Of Happiness and of Despair We Have No Measure by Ernest van den Haag – Summary Essay

The following is a summary of an essay by Ernest van den Haag. He was a mid-20th century sociologist and cultural critic.

Mass media alienates people from personal experience. When someone turns to the mass media out of loneliness and boredom, isolation and addiction result. Mass media are inescapable and therefore an invasion of privacy. No matter where we are, mass media take us “somewhere else” and the outcome is loneliness in the company of others.

Mass media homogenizes because it is aimed at the “average.” The “stream” of mass media lessens capacity for experience and is simultaneously “invasion” and “evasion.” Parents tranquilize their kids with mass media, especially TV. The result is an early cheapening of taste.

While art “deepens perception,” pop culture leaves one vaguely discontented and is a “substitute gratification.” Substitute gratifications prevent real ones. The “din” of pop culture represses individuality. Repression with pop culture creates “insatiable longing.”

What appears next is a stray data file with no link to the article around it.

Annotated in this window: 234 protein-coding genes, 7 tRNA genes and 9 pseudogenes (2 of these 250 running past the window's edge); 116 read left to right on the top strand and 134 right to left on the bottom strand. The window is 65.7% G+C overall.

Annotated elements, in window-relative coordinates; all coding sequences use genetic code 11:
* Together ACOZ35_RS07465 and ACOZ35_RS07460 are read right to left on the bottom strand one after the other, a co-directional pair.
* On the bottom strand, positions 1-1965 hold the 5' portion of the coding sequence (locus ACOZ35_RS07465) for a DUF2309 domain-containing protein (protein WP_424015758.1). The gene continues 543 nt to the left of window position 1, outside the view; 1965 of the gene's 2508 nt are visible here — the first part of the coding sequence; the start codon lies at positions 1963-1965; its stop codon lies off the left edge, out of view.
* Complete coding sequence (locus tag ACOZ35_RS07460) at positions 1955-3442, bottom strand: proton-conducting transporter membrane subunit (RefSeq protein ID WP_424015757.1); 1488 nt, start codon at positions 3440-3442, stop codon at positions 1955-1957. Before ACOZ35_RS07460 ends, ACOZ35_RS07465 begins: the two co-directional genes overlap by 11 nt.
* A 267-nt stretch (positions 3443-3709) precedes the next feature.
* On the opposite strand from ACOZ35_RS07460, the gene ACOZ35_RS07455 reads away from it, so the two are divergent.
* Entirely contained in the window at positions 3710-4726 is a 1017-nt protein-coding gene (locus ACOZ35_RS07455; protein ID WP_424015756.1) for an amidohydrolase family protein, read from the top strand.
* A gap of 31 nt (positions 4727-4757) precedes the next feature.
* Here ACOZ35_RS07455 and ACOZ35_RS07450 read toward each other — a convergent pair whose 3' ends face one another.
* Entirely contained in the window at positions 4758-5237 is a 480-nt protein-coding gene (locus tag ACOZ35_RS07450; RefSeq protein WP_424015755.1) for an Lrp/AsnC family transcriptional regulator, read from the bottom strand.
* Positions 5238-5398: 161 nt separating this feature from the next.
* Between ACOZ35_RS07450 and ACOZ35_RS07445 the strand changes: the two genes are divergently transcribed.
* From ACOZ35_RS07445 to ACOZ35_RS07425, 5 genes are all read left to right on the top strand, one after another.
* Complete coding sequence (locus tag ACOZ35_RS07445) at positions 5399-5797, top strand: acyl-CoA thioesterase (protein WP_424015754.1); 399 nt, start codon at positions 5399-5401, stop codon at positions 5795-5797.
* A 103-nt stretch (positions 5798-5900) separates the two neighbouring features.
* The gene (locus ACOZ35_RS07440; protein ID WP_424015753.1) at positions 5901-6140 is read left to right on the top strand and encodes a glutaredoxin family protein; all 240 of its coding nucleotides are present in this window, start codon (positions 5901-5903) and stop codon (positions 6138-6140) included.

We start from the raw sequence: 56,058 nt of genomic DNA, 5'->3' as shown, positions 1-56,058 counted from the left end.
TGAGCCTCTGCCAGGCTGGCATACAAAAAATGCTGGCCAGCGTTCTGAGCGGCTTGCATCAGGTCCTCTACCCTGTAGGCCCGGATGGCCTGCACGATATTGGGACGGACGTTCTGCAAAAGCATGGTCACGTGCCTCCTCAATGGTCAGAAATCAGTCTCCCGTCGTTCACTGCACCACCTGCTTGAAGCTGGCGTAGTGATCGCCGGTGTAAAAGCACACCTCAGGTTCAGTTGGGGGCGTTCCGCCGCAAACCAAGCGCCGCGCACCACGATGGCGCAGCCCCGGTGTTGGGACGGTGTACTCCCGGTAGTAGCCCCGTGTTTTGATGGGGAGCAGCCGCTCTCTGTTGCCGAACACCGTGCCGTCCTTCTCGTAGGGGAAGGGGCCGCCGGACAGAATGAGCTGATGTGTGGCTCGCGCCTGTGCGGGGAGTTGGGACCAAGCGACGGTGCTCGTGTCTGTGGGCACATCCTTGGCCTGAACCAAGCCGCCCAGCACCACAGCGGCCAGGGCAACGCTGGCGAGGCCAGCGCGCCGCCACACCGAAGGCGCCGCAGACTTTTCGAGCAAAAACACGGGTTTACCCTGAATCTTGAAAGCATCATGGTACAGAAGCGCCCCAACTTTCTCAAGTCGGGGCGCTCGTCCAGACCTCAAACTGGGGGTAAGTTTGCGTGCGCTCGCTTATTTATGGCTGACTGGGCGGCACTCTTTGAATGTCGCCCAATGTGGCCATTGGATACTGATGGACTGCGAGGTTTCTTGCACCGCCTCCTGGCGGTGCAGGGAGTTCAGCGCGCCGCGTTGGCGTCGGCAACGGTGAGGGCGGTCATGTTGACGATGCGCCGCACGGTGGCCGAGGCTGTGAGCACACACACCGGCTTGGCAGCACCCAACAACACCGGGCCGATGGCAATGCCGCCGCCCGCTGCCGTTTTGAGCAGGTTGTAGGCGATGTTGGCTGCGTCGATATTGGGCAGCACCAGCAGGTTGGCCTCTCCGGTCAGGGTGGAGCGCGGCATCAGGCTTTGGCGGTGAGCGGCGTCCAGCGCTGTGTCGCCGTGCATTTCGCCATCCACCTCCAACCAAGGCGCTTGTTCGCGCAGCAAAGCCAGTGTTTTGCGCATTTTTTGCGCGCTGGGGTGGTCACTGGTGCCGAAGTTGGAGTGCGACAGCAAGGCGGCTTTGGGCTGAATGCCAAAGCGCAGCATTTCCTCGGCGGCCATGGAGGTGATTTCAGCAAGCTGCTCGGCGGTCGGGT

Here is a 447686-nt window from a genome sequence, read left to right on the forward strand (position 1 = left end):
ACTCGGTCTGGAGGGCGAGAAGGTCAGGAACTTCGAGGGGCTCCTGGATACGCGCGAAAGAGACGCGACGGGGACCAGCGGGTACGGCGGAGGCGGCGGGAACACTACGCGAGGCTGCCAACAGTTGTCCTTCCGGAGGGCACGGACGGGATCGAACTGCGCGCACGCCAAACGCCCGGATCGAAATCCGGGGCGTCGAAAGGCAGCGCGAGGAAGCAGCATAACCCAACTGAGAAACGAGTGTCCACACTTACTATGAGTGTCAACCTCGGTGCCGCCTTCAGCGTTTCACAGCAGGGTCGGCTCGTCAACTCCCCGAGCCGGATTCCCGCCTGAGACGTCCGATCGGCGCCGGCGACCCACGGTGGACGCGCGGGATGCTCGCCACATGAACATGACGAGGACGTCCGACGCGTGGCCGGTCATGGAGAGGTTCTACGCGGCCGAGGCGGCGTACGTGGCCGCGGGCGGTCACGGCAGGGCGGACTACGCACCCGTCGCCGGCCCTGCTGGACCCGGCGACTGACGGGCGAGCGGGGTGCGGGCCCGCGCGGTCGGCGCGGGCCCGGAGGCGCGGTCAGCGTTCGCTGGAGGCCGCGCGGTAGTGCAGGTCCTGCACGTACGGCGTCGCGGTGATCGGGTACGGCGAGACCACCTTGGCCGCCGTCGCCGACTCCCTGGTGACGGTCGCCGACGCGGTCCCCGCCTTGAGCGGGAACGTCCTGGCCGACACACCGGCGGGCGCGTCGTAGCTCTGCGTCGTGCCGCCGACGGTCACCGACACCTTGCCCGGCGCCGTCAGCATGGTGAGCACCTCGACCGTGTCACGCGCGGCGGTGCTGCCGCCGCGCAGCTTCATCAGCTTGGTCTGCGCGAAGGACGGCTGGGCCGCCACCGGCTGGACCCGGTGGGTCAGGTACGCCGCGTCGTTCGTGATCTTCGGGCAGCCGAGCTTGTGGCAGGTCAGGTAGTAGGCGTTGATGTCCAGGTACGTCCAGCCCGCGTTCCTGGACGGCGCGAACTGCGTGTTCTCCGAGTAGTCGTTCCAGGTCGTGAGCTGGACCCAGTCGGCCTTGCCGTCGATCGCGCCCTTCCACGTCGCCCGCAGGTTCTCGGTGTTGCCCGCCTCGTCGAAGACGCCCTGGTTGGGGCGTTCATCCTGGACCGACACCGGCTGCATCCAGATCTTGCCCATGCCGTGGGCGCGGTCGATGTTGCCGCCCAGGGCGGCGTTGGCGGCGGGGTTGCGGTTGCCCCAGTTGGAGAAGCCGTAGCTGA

Pop culture provokes emotion without involving “the whole individual.” It bypasses reality and makes ultimate satisfaction impossible. The boredom that follows means that even when real life “events” occur they are simply distractions.

Capacity for genuine experience is ruined and people with “no life” are the outcome. These empty characters look for the “inside story of others lives” and other vicarious trifles. In sum, pop culture and mass media distract from “the human predicament,” blocking deep individuation.

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